Shemini Atzeret & Simchat Torah: Why Two Jewish Holidays are Celebrated Together

cheerful jewish family enjoying shemini atzeret feast

According to Leviticus 23:36:

“On the eighth day you shall observe a holy convocation.”

This commandment refers to the day immediately following the seven days of Sukkot, when Jews observe the time spent in the wilderness by those who had been freed from slavery in Egypt. Originally a time of reflection on the holy days of Sukkot, Shemini Atzeret, which translates to “eighth day of assembly,” became a day on which a special prayer is said for rain in the coming year.

Shemini Atzeret coincides with Simchat Torah, the festival of “Rejoicing in the Torah.” On this day, the end and the beginning of the annual Torah reading cycle is celebrated. Just as the concluding section of Deuteronomy, the fifth book of the Torah, is reached, Jews start over again with the beginning of Genesis, the first book of the Torah. Beginning in the 11th century, the ninth day after the beginning of Sukkot took on both the name and the festive ritual of what is currently recognized as Simchat Torah.

Two days of celebration are combined into one holiday that may be celebrated over two days or for only one day. While Shemini Atzeret is a time to celebrate the harvest and the bounty of the earth, Simchat Torah is a time to celebrate the completion of the Torah cycle. Both holidays reflect on the teachings of the Torah and celebrate the gift of the Torah, so it is only natural to celebrate them simultaneously.

When is Shemini Atzeret and Simchat Torah celebrated?

Shemini Atzeret and Simchat Torah are celebrated annually immediately following the seven-day Jewish festival Sukkot. According to the Jewish calendar, that falls on the 22nd and 23rd days of the Hebrew month of Tishrei. According to the Gregorian calendar, they occur sometime in late September or early October.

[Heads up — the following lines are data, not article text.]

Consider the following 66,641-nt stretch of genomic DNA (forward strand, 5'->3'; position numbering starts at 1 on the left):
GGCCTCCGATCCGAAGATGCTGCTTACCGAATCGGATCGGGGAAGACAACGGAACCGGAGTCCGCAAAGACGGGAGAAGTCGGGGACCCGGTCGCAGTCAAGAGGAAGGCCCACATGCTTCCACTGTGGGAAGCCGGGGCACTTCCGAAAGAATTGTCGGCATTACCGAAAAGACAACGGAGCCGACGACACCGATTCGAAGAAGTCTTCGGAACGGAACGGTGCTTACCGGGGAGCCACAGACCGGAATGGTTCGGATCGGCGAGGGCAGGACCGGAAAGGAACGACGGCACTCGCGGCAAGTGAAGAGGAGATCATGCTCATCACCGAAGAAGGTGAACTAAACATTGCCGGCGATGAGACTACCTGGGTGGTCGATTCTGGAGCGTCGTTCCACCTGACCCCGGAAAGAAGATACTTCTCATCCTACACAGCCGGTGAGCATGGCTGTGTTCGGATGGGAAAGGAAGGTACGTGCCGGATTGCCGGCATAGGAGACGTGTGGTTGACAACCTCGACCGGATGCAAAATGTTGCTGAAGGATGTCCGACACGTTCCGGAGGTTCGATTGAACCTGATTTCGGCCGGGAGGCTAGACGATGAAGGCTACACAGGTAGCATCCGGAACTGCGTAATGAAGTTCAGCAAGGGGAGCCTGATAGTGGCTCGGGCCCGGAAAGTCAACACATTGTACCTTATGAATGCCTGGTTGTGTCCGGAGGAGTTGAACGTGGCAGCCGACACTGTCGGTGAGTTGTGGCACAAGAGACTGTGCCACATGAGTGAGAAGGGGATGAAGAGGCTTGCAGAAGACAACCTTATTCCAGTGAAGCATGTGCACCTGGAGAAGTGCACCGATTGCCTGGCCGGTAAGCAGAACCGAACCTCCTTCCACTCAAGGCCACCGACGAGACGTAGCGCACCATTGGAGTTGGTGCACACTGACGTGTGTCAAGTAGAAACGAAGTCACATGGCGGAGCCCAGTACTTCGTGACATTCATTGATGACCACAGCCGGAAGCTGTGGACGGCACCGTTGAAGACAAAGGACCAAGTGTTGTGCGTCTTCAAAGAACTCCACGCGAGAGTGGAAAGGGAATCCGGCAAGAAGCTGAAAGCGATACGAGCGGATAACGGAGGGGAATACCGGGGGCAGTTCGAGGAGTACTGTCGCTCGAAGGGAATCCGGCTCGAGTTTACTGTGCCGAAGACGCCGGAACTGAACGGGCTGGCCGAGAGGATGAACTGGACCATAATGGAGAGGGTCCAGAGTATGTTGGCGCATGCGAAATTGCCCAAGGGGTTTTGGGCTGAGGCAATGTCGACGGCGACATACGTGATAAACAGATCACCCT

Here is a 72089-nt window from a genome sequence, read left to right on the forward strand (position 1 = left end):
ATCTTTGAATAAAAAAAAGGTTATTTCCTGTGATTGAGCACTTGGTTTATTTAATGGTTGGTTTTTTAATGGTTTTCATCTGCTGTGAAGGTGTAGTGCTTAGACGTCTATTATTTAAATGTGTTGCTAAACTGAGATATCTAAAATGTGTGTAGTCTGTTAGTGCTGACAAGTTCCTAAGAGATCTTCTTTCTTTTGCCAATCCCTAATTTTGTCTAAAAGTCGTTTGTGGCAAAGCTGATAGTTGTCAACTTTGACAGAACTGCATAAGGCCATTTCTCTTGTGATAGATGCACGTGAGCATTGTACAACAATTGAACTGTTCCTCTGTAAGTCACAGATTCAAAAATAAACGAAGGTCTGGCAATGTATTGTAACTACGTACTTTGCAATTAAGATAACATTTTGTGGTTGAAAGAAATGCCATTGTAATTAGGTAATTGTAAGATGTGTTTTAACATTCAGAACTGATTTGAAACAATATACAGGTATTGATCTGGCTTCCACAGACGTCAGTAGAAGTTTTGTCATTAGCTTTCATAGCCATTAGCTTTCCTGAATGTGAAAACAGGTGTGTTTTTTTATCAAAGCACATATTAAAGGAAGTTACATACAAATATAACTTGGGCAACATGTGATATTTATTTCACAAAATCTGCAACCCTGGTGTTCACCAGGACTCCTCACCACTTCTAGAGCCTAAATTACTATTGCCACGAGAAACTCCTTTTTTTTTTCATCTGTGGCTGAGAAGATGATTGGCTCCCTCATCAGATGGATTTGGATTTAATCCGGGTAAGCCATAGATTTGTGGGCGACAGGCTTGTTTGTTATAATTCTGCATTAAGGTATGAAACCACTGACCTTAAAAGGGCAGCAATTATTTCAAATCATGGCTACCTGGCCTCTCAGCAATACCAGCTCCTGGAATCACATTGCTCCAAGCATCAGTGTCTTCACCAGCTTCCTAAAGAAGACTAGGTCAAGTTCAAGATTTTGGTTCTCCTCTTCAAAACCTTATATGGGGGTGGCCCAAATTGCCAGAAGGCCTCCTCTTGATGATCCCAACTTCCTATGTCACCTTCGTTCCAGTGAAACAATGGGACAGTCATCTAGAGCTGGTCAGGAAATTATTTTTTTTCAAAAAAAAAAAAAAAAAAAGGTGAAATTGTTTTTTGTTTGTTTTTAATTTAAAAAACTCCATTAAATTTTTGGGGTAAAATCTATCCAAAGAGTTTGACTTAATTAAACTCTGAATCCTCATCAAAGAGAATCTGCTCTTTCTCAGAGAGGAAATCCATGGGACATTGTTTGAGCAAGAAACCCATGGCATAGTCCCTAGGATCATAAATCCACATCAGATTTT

Sukkot begins on the 15th day of the month of Tishrei, and it is a Torah-commanded holiday that is celebrated for seven days. Shemini Atzeret is Torah-commanded as the eight day of Sukkot or a day of reflection following Sukkot. Simchat Torah is a young holiday that was not mentioned in the Torah, because it was a rabbinical addition.  

How to Celebrate Shemini Atzeret and Simchat Torah 

When Shemini Atzeret and Simchat Torah are celebrated over one day, the names may be used interchangeably. When they are celebrated over two days, specific practices may apply to each individual holiday. 

Celebrations include:

  • Special holiday services in the synagogue
  • Reading and studying the Torah
  • Dancing and singing with the Torah scrolls
  • Families and friends gathering together
  • Candy and treats for children

Shemini Atzeret and Simchat Torah are major holidays, and most forms of work are prohibited. Women and girls light candles on the preceding nights while reciting the appropriate blessings. Festive meals are enjoyed daily and nightly accompanied by Kiddush, the blessing recited over a cup of wine (or grape juice) expressing the sanctity of the festival.